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Bedtime use of media devices more than doubles the risk of poor sleep in children

Children using devices such as smartphones and tablets at bedtime have over double the risk of a disrupted night’s sleep compared to children without access to such devices, according to a new study led by researchers from King’s College London.

Previous research suggests that 72 per cent of children and 89 per cent of adolescents have at least one device in their bedrooms and most are used near bedtime. The speed at which these devices have developed — and their growing popularity among families — has outpaced research in this area, meaning that the impact on sleep is not well understood.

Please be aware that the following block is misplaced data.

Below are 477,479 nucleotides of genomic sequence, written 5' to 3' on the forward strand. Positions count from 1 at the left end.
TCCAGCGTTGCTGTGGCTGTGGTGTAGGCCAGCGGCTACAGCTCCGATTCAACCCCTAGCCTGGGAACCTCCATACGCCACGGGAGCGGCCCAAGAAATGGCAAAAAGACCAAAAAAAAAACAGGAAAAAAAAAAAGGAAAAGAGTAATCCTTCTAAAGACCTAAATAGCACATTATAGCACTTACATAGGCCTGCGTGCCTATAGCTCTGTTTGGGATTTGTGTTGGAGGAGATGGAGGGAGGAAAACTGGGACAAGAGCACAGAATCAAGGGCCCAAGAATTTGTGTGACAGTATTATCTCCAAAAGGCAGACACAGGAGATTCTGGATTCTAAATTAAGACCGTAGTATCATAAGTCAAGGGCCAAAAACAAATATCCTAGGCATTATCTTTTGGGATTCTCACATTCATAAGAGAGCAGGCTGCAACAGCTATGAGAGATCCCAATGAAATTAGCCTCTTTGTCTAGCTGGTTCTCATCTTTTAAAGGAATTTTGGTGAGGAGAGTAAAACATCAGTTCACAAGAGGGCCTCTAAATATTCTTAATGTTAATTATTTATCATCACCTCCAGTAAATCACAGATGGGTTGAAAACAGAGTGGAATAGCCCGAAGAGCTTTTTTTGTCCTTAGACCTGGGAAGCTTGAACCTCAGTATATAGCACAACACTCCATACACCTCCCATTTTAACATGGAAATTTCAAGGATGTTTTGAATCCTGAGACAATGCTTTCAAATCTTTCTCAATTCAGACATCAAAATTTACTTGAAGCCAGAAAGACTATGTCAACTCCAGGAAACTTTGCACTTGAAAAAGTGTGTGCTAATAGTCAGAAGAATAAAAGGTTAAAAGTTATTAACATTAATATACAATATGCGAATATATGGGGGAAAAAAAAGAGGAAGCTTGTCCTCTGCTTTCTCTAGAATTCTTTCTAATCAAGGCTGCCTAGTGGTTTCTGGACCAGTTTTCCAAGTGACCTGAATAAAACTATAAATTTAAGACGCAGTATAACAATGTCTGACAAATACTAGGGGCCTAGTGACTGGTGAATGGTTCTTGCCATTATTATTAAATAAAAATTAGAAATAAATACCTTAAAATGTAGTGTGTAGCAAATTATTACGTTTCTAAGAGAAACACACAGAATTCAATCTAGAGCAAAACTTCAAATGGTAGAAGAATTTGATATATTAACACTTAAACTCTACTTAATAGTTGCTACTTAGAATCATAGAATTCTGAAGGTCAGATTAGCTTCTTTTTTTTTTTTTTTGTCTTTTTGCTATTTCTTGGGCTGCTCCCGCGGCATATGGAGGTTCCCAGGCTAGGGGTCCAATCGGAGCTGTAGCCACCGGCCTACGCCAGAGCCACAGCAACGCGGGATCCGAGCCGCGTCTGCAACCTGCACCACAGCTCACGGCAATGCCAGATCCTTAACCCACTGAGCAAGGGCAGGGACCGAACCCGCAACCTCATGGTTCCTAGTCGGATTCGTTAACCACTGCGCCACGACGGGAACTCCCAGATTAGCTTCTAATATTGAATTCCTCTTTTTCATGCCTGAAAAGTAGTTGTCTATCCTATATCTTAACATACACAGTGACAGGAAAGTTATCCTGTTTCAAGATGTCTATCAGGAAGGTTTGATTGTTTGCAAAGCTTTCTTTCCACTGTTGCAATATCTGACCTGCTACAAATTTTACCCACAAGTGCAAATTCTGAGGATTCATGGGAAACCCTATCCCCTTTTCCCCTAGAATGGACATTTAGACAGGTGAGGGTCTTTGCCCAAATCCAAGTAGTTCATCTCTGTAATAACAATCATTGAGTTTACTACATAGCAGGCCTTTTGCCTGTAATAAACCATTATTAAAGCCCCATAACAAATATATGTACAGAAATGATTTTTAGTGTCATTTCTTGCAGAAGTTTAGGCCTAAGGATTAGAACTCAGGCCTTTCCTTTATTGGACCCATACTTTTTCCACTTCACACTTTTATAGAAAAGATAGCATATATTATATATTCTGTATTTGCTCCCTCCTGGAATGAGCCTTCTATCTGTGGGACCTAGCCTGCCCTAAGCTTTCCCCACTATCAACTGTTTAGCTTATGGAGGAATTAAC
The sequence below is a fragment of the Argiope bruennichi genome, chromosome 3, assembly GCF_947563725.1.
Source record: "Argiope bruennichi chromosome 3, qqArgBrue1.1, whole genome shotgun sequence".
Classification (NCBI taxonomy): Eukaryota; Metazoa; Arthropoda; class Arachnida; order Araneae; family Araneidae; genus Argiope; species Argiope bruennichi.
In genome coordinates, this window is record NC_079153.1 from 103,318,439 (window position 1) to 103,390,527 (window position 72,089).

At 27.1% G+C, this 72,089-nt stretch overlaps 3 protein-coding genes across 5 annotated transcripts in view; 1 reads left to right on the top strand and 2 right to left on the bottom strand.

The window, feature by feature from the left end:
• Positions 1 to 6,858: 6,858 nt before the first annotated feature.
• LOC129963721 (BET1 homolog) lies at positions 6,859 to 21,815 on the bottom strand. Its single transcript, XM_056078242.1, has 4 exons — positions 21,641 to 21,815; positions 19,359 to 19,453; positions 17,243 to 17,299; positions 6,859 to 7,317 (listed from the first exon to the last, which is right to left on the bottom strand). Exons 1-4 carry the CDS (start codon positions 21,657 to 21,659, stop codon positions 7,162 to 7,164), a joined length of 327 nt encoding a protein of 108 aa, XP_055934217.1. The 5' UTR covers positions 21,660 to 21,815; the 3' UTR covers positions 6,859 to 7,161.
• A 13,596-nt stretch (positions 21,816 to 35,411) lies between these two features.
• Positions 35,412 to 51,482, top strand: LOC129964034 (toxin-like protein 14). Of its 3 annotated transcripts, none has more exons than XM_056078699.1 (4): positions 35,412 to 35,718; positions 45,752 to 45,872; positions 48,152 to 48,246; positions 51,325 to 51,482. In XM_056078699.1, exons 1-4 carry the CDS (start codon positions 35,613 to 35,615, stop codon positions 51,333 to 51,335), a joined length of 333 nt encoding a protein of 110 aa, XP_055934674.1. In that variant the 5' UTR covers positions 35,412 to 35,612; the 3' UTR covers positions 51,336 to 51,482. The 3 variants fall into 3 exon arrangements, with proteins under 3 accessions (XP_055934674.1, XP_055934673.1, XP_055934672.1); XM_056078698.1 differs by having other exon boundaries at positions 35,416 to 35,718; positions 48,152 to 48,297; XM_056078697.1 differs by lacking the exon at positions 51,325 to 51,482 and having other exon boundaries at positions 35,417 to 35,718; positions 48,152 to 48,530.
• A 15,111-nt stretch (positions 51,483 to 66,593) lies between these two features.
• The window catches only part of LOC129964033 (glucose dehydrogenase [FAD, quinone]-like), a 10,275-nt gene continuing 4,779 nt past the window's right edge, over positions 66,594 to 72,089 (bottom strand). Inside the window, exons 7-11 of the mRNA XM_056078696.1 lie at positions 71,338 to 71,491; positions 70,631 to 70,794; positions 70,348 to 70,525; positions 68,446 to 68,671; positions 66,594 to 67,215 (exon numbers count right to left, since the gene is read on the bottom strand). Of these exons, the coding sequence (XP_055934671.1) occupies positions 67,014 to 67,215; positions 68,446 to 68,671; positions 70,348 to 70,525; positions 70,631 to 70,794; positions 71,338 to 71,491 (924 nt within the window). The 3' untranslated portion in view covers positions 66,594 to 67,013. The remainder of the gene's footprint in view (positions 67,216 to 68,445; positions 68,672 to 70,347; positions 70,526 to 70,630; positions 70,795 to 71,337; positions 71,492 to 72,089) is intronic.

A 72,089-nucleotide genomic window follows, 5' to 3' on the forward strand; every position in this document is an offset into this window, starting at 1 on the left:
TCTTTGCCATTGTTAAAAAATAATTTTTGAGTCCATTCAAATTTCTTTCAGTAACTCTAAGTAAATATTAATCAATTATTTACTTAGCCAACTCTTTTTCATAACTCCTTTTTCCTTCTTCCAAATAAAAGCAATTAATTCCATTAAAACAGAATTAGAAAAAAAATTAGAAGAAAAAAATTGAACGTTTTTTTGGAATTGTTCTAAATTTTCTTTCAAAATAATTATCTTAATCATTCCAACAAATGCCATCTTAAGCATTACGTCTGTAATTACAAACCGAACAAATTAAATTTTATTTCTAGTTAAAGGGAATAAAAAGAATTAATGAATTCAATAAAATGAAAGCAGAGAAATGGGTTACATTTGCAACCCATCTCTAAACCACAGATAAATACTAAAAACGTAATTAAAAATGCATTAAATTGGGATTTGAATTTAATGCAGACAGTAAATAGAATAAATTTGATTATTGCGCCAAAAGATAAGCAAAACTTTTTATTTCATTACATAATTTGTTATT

This new research, published in JAMA Pediatrics, is a review of 20 existing studies from four continents, involving more than 125,000 children aged 6-19 (with an average age of 15).

The researchers from King’s found that bedtime use of media devices was associated with an increased likelihood of inadequate sleep quantity, poor sleep quality, and excessive daytime sleepiness. Bedtime use was classified as engagement with a device within 90 minutes of going to sleep.

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